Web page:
Human cells respond to heat stress by inducing the binding of a preexisting transcriptional activator (heat shock factor, HSF) to DNA. Human heat shock factor 1 (HSF1) stimulates transcription from heat shock protein genes following stress. HSF1 is constitutively expressed in most tissues and cell types and appears to be regulated primarily through posttranslational mechanisms.
In the absence of stress, the DNA-binding activity and trans-activating capacity of HSF1 are subject to negative regulation, and the majority of HSF1 exists in an inert monomeric form, diffusely distributed in the nucleus. Upon the transition to protein-damaging stress conditions, HSF1 is rapidly converted into a transcriptionally active form, proceeding through a multistep pathway involving a monomer-to-trimer transition and a subsequent gain of DNAbinding activity, nuclear accumulation, and extensive posttranslational modifications. The proteotoxic signals that initiate HSF1 activation can be of various origins; in addition to elevated temperatures or hyperthermia, HSF1 is activated by oxidative stress, heavy metals, and bacterial and viral infections, as well as by small-molecule modulators.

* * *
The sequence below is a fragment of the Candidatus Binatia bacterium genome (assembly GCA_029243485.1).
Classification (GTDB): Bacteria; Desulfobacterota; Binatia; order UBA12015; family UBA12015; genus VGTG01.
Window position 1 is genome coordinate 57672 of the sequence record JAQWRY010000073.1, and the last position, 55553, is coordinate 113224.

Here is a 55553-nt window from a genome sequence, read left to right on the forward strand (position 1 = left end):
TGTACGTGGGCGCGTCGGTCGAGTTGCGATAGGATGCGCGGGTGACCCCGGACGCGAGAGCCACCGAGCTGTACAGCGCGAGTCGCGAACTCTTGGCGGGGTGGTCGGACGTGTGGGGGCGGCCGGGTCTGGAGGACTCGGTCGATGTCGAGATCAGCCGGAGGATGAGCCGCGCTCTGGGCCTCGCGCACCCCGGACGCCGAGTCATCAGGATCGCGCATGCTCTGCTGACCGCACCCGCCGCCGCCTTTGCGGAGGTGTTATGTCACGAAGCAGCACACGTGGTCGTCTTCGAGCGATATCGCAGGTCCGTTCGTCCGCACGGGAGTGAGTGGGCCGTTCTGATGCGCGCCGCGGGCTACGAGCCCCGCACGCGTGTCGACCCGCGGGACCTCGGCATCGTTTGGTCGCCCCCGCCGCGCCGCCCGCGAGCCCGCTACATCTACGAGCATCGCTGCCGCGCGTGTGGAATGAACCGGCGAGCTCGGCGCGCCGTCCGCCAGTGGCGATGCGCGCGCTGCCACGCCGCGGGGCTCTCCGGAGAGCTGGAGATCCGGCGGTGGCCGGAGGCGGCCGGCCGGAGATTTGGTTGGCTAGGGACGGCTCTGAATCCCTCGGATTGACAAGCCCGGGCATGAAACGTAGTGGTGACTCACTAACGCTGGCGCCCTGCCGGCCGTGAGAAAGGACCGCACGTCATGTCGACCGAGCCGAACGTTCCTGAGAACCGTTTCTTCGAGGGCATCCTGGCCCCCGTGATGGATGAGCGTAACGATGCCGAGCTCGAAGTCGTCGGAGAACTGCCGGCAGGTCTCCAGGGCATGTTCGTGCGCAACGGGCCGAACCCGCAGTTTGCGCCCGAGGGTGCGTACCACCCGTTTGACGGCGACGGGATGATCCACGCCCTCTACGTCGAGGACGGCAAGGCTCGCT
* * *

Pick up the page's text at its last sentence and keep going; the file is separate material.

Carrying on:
Given the central role of HSF1 in directing the transcription of hsp genes and the need for proteome maintenance for increased life span, it is perhaps not surprising that HSF1 is required also for long life. In C. elegans, downregulation of HSF-1 by RNAi reduces life span 30–40% and accelerates the formation of protein aggregates associated with Huntington’s and Alzheimer’s diseases. Similarly, nematodes expressing additional copies of the hsf-1 gene are resistant to hyperthermia and oxidative stress, and they live approximately 40% longer than their wild-type counterparts.